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TMT.OPT.PRE.11.046.DRF011 Thirty Meter Telescope Secondary and Tertiary Mirror Systems International Symposium on Photoelectronic Detection and Imaging.

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Presentation on theme: "TMT.OPT.PRE.11.046.DRF011 Thirty Meter Telescope Secondary and Tertiary Mirror Systems International Symposium on Photoelectronic Detection and Imaging."— Presentation transcript:

1 TMT.OPT.PRE.11.046.DRF011 Thirty Meter Telescope Secondary and Tertiary Mirror Systems International Symposium on Photoelectronic Detection and Imaging 2011 International Colloquium on Thirty Meter Telescope Virginia Ford 25 May 2011

2 TMT.OPT.PRE.11.046.DRF012 Secondary Mirror (M2) System M2 and M3 Systems Tertiary Mirror (M3) System Primary Mirror (M1) System

3 TMT.OPT.PRE.11.046.DRF013 M2 System M3 System M2 and M3 Systems M3 Positioner and Control Electronics M3 Cell Assembly M2 Cell Assembly M2 Positioner and Control Electronics

4 TMT.OPT.PRE.11.046.DRF014 M2 and M3 Cell Assemblies: Passive Passive support systems – non-actuated optical surfaces M2 and M3 optical surface errors will be corrected by M1 segments – Low-spatial frequency errors are correctible by M1 Residual fitting errors are within error budget – Image blur from beam footprint motion on M3 is acceptable – Off-axis image shear errors are acceptable SURFACE ERROR CORRECTION nm RMS UNCORRECTED M2 SURFACE 120 CORRECTED WITH M1 SEGMENTS: PISTON, TIP AND TILT (PTT) 11 CORRECTED WITH M1 SEGMENTS: WARPING HARNESS AND PTT 0.8 EXAMPLE: M2 GRAVITY PRINT-THROUGH PATTERN CORRECTED BY M1 SEGMENTS UNCORRECTED M2 M1 SEGMENT PISTON, TIP, TILT ONLY Surface Peak to Valley = 530 nmSurface Peak to Valley = 54 nm

5 TMT.OPT.PRE.11.046.DRF015 M2 and M3 Mirror Substrates Substrate requirements: – Low-speed movements → ultra light weight substrate not required – High thermal stability required Thermally-induced surface distortions should cause spatially smooth errors – Resistant to chemicals used to clean and strip the coating Substrate selected: – Very-low expansion glass or glass ceramic – Smoothly varying, low CTE – Resistant to cleaning and stripping chemicals – Meniscus-style substrate form – gravity print-through creates low spatial frequency, smooth, correctable surface errors – Existing technology – no development, low-cost, low-risk TMT.OPT.TEC.11.067.DRF01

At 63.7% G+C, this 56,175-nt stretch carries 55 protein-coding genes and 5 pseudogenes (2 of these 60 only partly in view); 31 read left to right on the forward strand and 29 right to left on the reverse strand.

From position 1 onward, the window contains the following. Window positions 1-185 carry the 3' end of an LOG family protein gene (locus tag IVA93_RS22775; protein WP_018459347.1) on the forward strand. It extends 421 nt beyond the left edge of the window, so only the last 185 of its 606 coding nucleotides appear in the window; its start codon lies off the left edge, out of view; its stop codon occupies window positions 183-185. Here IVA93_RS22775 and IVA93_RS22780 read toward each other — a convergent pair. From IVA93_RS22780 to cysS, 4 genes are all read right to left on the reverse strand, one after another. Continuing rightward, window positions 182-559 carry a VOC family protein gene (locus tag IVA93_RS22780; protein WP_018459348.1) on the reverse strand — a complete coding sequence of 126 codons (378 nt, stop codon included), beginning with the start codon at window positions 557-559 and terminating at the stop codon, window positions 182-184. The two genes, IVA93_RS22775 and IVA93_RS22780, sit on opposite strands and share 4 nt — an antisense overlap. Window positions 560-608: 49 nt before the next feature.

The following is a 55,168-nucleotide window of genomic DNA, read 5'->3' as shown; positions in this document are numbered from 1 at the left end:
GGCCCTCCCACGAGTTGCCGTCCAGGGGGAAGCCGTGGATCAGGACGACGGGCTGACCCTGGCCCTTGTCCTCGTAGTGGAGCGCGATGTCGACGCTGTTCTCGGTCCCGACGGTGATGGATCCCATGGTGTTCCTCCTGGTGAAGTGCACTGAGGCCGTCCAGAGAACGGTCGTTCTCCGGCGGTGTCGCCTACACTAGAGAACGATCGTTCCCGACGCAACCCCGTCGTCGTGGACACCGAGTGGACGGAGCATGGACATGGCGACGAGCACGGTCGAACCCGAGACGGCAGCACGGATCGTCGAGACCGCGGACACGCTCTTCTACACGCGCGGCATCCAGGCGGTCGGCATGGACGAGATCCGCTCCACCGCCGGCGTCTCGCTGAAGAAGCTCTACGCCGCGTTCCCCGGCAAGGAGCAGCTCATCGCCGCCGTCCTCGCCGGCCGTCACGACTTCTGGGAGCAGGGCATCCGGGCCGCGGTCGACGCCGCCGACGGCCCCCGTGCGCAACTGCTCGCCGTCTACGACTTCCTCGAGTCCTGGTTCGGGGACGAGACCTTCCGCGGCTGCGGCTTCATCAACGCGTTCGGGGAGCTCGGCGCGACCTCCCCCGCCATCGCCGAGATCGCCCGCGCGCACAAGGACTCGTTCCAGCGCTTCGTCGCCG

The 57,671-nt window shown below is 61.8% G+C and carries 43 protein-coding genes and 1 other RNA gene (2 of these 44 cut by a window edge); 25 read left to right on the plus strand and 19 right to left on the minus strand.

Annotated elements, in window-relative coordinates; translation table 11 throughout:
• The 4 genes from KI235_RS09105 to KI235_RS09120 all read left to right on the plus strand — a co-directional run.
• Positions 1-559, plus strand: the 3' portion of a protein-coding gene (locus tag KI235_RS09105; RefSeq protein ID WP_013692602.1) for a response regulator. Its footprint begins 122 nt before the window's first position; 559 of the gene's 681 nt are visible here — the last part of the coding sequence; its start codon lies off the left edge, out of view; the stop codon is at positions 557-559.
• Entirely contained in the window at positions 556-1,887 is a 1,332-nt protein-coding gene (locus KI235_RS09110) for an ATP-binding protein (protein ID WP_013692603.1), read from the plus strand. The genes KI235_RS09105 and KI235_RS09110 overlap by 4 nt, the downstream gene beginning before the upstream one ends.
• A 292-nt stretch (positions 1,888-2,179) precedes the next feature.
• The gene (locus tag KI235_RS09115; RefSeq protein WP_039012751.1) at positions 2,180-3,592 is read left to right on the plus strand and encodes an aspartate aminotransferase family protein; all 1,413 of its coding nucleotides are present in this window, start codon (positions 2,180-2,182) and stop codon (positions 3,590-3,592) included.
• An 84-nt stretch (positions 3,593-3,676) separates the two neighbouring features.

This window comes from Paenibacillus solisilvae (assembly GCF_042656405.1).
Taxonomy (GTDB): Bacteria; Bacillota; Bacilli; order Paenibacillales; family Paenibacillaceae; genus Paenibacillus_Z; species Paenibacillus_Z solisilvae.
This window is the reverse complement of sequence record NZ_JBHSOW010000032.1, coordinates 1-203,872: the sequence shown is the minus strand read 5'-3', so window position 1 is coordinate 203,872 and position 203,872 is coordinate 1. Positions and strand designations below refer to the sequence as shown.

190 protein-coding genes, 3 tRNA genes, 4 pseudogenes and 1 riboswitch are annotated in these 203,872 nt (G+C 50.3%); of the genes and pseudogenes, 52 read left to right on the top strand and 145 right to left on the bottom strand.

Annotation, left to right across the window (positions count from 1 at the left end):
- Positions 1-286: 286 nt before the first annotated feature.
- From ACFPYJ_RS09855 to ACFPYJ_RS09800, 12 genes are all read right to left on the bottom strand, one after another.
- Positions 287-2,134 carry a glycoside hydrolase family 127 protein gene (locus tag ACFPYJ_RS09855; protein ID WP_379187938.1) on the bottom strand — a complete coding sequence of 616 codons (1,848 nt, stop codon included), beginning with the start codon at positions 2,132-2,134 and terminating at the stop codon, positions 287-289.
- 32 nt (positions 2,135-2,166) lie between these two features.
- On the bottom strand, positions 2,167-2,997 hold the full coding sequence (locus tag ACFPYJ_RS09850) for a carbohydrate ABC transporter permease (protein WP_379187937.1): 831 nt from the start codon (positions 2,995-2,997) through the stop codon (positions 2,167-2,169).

6 TMT.OPT.PRE.11.046.DRF016 M2 and M3 Mirror Polishing Surface Error Requirements Surface error requirements are controlled as a function of spatial frequency – Low-spatial-frequency allowances are generous to ease polishing and metrology Well correctible by M1 segments – Mid-spatial-frequency allowances have tighter limits Partially correctible by M1 segments Ability to correct decreases as spatial frequency increases – High-spatial-frequency allowances are tightly controlled Not correctible by M1 segments or the Adaptive Optics (AO) system

7 TMT.OPT.PRE.11.046.DRF017 M2 and M3 Mirror Polishing State-of-the-Art TMT M2 and M3 mirrors are larger than existing equivalent mirrors that have been produced – Recent advances in polishing techniques and metrology enable their fabrication M2 State of the art: – MMT convex 1.7 m diameter secondary mirror: f/1.3; asphericity 330 μm; radius of curvature 5151mm; conic constant 2.7 – TMT convex 3.0 m diameter secondary mirror: f/1.0; asphericity 885 μm; radius of curvature 6228mm; conic constant 1.3 M3 State of the art: – 2 m diameter flat (University of Arizona – reported SPIE 2007) Metrology: subaperture Fizeau interferometry and scanning pentaprism resulting in 3nm rms measurement uncertainty – TMT: 3.5m x 2.5m ellipse

8 TMT.OPT.PRE.11.046.DRF018 Secondary Mirror Polishing Challenges Since M2 is convex, it cannot be tested from its center- of-curvature – Must fabricate very large test optics or use smaller test optics with subaperture stitching M2 is highly aspheric – Polishing tool fitting challenges Especially at the edge of the mirror, the polishing tool size must be small The tight requirements on high spatial frequency optical surface errors provides challenges to small tool polishing

9 TMT.OPT.PRE.11.046.DRF019 M2 Mirror Polishing Challenges Asphericity causes tool fit issues: – M2 optical surface is extremely non-spherical (for tool misfit < 1 μm) large spherical tool aspherical surface small spherical tool